Yep. The other tweet I reported was also one of this guy’s. We’re living in a science fiction world right now. Seriously. Among other things, 1) There is such a thing as Twitter, 2) the (alleged) president of the United States uses it as platform for announcing and making policy, 3) citizens are responding in kind. I find it utterly bizarre that we’re referring to any kind of communication as “tweets.” But there it is. Leadership in 280 characters a pop.

Among my first favorite novels were Fahrenheit 451 and Ayn Rand’s Anthem — both dystopian novels in which individualism is threatened. Later, when I was older (and more replete with vocabulary) I fell in love with Brave New World.

People like dystopian fiction. I think it’s often with the feeling, “Thank God I’m not living in that world. I hope it never happens to us. Of course, it won’t because we’re not as stupid as the people in this novel.”

The people in these novels regard their world as “normal,” and their daily lives as something to get through and even enjoy. People in Brave New World are very happy with the stratified society for which they have been designed. They have sex and drugs and rock’n’roll, enough money to live on, occupation, safety, security. The idea that there might be something “more” and something “deeper” ends up destroying this world.

This is a formula. A dissatisfied protagonist, a rebel with a higher purpose, upsets the apple-cart. Readers of dystopian fiction (judging from my students, friends and self) like to believe they are the rebel, but I think most of us just want to survive the whole mess and are not rebels at all. Complaining to Twitter about OFFAL’s inaccurate claim about mail-in voting does not constitute an existential act that will bring down a society.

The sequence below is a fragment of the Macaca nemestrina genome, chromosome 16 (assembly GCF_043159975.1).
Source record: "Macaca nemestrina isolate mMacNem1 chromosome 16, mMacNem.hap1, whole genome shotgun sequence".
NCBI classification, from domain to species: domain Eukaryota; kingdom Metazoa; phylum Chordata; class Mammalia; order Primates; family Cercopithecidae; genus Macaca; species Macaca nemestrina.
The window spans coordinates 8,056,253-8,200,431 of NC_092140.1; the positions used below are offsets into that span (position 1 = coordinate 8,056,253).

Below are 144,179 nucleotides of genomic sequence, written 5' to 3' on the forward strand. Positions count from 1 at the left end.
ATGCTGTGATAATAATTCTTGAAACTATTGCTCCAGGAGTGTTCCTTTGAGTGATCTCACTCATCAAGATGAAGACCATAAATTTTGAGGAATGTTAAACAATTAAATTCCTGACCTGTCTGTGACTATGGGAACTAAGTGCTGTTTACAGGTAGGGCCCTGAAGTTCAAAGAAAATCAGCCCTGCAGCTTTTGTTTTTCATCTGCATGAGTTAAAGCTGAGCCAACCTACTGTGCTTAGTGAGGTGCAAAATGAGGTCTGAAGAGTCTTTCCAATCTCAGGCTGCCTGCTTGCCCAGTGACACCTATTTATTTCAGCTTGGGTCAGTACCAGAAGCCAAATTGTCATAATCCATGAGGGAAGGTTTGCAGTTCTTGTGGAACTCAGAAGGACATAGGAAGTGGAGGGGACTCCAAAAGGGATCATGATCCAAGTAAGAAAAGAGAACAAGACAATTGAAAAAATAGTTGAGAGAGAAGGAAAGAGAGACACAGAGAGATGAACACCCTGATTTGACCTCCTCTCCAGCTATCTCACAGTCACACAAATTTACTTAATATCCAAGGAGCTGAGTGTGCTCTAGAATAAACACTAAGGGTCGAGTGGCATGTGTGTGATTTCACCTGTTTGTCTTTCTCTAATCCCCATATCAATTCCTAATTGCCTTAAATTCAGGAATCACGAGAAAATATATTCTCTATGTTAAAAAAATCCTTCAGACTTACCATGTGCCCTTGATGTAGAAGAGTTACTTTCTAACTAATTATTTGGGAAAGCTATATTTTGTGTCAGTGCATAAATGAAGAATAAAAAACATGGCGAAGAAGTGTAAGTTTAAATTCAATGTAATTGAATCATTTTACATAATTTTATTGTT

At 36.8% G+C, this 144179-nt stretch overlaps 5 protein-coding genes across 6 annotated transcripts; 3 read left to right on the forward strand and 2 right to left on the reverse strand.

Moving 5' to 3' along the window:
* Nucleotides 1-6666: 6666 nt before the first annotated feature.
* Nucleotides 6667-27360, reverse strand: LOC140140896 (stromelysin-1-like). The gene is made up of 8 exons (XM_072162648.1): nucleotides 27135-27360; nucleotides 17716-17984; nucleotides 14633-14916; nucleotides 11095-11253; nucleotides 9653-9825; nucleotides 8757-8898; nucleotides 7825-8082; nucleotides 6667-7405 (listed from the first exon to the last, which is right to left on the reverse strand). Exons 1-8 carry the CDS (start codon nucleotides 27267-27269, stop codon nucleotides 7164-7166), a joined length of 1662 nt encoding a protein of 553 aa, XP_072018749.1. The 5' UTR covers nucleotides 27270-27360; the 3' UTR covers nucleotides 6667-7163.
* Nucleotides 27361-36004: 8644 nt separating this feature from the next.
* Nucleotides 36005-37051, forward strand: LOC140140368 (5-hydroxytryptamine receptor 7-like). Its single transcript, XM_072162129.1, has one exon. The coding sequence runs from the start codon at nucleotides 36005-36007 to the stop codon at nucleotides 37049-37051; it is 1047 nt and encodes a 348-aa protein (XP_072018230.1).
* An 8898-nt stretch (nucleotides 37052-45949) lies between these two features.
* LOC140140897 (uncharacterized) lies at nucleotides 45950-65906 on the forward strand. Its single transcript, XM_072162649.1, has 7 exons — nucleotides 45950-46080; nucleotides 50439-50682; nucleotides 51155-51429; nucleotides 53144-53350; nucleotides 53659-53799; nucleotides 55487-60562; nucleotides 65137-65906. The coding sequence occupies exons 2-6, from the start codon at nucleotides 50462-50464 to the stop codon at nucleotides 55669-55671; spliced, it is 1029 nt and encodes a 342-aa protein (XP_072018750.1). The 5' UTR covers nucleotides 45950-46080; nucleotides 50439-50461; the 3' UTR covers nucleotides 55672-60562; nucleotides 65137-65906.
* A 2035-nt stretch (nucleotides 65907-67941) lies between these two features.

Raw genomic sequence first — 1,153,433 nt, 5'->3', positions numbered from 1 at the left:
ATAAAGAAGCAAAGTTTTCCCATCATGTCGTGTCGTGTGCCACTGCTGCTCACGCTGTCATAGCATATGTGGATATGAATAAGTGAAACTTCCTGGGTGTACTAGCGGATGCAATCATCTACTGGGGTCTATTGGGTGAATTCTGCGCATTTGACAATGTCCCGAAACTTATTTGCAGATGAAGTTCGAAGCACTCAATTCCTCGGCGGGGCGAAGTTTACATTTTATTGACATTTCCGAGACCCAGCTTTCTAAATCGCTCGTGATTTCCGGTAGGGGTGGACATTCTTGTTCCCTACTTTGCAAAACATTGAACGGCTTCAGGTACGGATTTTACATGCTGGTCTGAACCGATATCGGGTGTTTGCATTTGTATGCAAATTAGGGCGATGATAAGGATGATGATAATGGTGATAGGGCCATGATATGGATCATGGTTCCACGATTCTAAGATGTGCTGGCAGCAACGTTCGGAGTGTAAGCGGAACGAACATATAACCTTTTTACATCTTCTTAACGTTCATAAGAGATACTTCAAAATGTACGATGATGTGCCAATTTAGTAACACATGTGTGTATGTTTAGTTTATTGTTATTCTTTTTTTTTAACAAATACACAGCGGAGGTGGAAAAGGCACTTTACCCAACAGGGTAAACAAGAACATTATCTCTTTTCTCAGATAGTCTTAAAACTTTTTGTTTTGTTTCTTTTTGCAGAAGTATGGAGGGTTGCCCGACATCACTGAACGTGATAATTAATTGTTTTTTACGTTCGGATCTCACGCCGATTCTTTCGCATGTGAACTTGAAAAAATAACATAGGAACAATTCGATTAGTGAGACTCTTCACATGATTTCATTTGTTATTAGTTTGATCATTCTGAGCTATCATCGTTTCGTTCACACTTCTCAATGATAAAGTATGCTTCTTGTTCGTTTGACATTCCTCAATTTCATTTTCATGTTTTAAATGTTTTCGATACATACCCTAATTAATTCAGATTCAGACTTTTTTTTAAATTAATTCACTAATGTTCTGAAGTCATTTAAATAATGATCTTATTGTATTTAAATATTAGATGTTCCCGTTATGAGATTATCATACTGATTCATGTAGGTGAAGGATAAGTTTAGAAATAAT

Philip K. Dick wrote his share of dystopian fiction. PKD’s protagonists are very ordinary people, the kind we wouldn’t even notice walking around in our “real” world. Most people know Bladerunner which is based on the infinitely less sensational and sexy Do Androids Dream of Electric Sheep. (I have the T-shirt). I love the film MORE than I loved the book. Ridley Scott opened it up in ways PKD couldn’t.

Netflix made a (an egregious but probably entertaining) miniseries from PKD’s book, The Man in the High Castle which looks at a future in which the Nazis and Japanese had won WW II. The only part of “America” remaining is the backbone of our world, the Rocky Mountain States. In PKD’s book, the “Man in the High Castle” is the center of and organizer of the covert resistance. Members of the resistance are not sure if he is real or not. PKD’s enigmatic leader lives and works in Cheyenne, Wyoming. In the miniseries he lives in Canon City, Colorado and they don’t pronounce Canon right. It’s caƱon, not cannon. And I won’t even bother to deal with the other teeth-itching inaccuracies (I guess I have a pretty big loyalty to the novel…) “Let it go Martha. Drop it. Now.”

My favorite PKD novel is Galactic Pot Healer. It’s not a dystopian novel and, on most normal levels, it doesn’t make much sense, but I love it. In this story, God is redeemed by art.